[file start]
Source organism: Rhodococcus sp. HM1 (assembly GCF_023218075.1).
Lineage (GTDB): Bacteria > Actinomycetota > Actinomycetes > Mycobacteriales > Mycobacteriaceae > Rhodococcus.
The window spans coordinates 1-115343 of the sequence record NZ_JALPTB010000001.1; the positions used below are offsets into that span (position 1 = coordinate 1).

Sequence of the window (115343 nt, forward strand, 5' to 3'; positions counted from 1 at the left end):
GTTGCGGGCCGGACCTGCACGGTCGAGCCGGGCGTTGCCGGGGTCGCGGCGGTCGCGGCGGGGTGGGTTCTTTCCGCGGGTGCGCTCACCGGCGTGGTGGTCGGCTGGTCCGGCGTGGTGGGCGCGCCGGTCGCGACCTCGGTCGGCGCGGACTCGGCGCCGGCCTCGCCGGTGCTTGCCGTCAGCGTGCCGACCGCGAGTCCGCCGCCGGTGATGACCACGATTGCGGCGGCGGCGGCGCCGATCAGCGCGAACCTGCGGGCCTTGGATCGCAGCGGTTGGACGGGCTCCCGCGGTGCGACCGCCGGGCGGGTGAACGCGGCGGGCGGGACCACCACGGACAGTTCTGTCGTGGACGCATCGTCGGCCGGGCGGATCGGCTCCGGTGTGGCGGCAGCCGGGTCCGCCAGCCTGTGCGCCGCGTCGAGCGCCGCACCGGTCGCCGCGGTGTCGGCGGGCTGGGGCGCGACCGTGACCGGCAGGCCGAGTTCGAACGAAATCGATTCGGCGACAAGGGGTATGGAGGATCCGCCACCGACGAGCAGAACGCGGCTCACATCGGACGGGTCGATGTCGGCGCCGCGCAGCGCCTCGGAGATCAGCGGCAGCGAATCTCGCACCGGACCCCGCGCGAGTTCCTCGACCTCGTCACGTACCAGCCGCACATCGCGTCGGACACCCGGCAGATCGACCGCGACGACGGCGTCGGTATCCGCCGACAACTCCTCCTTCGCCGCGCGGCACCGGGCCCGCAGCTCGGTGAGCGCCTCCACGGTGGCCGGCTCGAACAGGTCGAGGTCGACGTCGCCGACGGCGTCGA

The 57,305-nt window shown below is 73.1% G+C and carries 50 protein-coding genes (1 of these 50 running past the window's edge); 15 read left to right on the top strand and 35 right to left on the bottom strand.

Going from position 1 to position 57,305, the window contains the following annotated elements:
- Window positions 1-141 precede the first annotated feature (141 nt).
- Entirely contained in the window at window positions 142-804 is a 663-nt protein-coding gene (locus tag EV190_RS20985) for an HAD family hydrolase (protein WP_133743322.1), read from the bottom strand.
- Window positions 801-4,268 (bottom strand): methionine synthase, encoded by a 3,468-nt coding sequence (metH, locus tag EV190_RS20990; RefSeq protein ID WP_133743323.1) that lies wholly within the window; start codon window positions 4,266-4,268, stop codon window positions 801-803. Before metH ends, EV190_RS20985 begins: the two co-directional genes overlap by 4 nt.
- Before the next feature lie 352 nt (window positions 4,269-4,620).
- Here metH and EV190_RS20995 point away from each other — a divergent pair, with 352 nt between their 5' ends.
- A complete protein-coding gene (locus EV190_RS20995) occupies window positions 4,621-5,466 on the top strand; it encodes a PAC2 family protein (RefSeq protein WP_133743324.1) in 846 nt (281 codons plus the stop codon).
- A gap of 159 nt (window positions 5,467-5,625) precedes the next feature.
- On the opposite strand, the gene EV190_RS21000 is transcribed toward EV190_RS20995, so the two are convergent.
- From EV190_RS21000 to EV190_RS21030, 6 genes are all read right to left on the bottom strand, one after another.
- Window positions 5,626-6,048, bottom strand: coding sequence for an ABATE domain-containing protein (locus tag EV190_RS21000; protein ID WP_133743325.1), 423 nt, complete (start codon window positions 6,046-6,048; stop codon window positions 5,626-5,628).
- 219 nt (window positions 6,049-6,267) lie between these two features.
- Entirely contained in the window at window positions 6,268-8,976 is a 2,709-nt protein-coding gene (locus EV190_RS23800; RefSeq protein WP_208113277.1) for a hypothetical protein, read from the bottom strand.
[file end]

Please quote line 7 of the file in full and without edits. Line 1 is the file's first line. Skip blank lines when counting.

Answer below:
Going from position 1 to position 57,305, the window contains the following annotated elements: